Jun 26, 2019

Spider-Rama: Amazing Spider-Man #24

Welcome to Spider-Rama! Each Wednesday, Ben and Duy will look at a Spider-Man issue from the very beginning, in chronological order, and answer questions for various categories, inspired in large part by one of our favorite podcasts, The Rewatchables by The Ringer. Our goal is to make it to Amazing Spider-Man #200. Will we make it? Grab your Amazing Spider-Man Omnibus or crank up your tablet to Marvel Unlimited, and then tune in every Wednesday to find out!

AMAZING SPIDER-MAN #24
Spider-Rama
by Stan Lee and Steve Ditko

Spider-Man sees a therapist named Dr. Rinehart, who turns out to be his old enemy, Mysterio, master of illusion!


POINTLESS TRIVIA

BEN: Villain appearance count:
  • The Vulture: 3
  • The Chameleon: 2
  • Doctor Octopus: 4
  • Electro: 2
  • Kraven the Hunter: 2
  • Mysterio: 3
  • Sandman: 2
  • Green Goblin: 3
  • The Enforcers: 3
  • The Ringmaster and The Circus of Crime: 2
DUY: Peter gets angry here about the Ned thing. It's issue 24. I think this is when him just snapping all the time, building up to issue 33, really starts.

BEN: I read the Ditko biography, and his high school classmates said that Peter Parker was basically him. So I wonder if there was a bit of “if I could go back and do it again,” in Peter telling people off, or it just reflected his growing frustrations at the time he was working on the comic.

DUY: Wow, I wonder if his classmates saying he was basically Peter is a compliment.

BEN: If it's an exact translation, then no.

WHAT'S AGED THE BEST?

BEN: I remember the desk on the ceiling being an appealing visual to me as a kid.

DUY: Yeah, Spider-Man walking into the office and it being upside down is pretty trippy. But also, a woman saying she doesn't really hate Spider-Man, but she'll think up a reason just to get in the papers, kind of predates all of reality television.



WHAT'S AGED THE WORST?

BEN: I know I’ve had to have read this comic before, but I remembered almost nothing about it. And yet, I still knew it was Mysterio the whole time. Basically from the cover alone.

DUY: Me too. I knew it was Mysterio, and absolutely nothing else about the comic.

NITPICKS

BEN:  Instead of wondering if you’re crazy, maybe assume it’s the guy that’s played optical tricks on you before. You have an established villain that does this kind of thing.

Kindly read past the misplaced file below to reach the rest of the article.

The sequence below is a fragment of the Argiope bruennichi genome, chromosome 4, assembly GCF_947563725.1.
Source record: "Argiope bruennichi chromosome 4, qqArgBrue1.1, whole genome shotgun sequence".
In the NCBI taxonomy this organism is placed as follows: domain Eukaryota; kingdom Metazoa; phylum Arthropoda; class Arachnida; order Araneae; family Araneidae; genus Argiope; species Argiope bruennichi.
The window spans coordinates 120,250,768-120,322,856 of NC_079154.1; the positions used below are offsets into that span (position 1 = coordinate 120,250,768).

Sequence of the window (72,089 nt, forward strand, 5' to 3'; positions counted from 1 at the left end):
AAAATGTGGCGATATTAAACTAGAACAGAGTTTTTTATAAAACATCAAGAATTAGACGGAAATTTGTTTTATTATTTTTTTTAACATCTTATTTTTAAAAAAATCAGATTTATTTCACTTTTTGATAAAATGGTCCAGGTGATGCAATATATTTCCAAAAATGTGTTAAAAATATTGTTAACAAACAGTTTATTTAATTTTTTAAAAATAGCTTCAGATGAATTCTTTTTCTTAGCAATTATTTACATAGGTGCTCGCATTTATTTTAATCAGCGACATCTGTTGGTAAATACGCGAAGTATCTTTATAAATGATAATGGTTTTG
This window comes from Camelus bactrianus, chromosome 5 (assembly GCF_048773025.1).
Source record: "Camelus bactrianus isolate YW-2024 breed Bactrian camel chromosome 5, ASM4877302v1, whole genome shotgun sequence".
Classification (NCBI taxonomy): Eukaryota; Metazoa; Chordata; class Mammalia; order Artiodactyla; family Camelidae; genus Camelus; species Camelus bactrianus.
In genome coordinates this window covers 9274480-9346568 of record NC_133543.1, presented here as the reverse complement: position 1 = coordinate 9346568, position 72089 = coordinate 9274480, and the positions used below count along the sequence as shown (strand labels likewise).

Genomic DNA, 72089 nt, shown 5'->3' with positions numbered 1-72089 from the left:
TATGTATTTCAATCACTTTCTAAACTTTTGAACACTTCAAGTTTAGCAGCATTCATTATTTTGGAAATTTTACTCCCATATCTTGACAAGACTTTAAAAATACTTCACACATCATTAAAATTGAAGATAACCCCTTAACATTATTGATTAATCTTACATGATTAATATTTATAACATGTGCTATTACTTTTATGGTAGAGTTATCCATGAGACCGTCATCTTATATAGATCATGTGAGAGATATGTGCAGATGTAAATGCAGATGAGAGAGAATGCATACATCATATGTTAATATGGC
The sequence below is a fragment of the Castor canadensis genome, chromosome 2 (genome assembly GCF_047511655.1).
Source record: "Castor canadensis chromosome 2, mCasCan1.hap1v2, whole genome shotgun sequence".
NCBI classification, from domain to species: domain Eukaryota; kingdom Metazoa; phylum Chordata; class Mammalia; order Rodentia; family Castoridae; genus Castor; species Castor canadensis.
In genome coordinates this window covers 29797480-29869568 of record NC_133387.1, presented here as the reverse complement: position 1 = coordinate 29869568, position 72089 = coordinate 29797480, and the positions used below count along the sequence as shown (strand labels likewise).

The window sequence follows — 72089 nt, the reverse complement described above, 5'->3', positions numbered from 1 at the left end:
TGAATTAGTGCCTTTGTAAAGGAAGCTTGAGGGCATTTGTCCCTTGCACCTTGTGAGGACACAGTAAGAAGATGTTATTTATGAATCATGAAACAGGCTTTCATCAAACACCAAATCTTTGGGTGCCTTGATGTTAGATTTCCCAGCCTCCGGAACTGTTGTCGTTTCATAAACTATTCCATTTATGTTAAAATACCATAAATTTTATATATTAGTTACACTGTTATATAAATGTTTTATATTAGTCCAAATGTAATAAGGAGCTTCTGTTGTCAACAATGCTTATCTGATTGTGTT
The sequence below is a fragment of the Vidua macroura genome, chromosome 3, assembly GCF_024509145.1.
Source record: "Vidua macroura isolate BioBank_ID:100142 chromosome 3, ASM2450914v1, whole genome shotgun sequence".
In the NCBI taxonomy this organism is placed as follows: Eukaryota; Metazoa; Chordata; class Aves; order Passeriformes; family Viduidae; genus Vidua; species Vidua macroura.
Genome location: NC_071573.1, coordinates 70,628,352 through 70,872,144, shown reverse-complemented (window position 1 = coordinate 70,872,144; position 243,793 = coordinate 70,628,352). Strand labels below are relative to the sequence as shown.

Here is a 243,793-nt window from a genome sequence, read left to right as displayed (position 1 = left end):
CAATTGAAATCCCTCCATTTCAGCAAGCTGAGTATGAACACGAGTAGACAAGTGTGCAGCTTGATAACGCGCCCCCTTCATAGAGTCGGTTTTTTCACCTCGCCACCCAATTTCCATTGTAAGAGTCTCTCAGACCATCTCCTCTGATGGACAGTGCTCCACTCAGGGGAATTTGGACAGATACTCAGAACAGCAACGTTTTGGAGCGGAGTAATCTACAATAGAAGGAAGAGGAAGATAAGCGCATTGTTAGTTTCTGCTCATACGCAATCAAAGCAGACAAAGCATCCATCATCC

DUY: Jameson saying "I've hated him for years!" I know we weren't strict about any sliding timescale back then, but this comic came out in 1965. Jameson's first appearance is 1963. When he says "years," he means a maximum of two years.

BEN: Maybe three. When he unmasked in Civil War, Peter said he was 15 when the spider bit him. He’s a senior in high school by now. Also, I’m pretty sure newspapers used to validate sources before printing their statements, but this is The Daily Bugle after all.

FAVORITE PANEL

DUY: It's Spider-Man walking into the office.

BEN: Yep.



DUY: But I want to point out this one too. I know that some readers struggle with the idea that a character is lying, but I love how for a character like Jameson, it's just so obvious. "All I'M doing is publishing the result of an absolutely impartial, unbiased newspaper survey! La dee dah!"



BEN: You’d have to be pretty dense not to understand Jameson’s duality.

WHO WON THE COMIC?

DUY: How can the winner of this issue be anyone other than Flash Thompson? Mysterio tries to pull one over on Jameson and Spider-Man. Jameson has enough journalistic integrity to investigate Mysterio, and then instantly regrets it. And Flash Thompson goes around the entire issue defending Spider-Man and gets the last laugh in the end.

MYSTERIO

BEN: It’s comforting to consider that even in a universally praised and highly influential run as Ditko’s Spider-Man, there are still some absolute clunkers in the mix.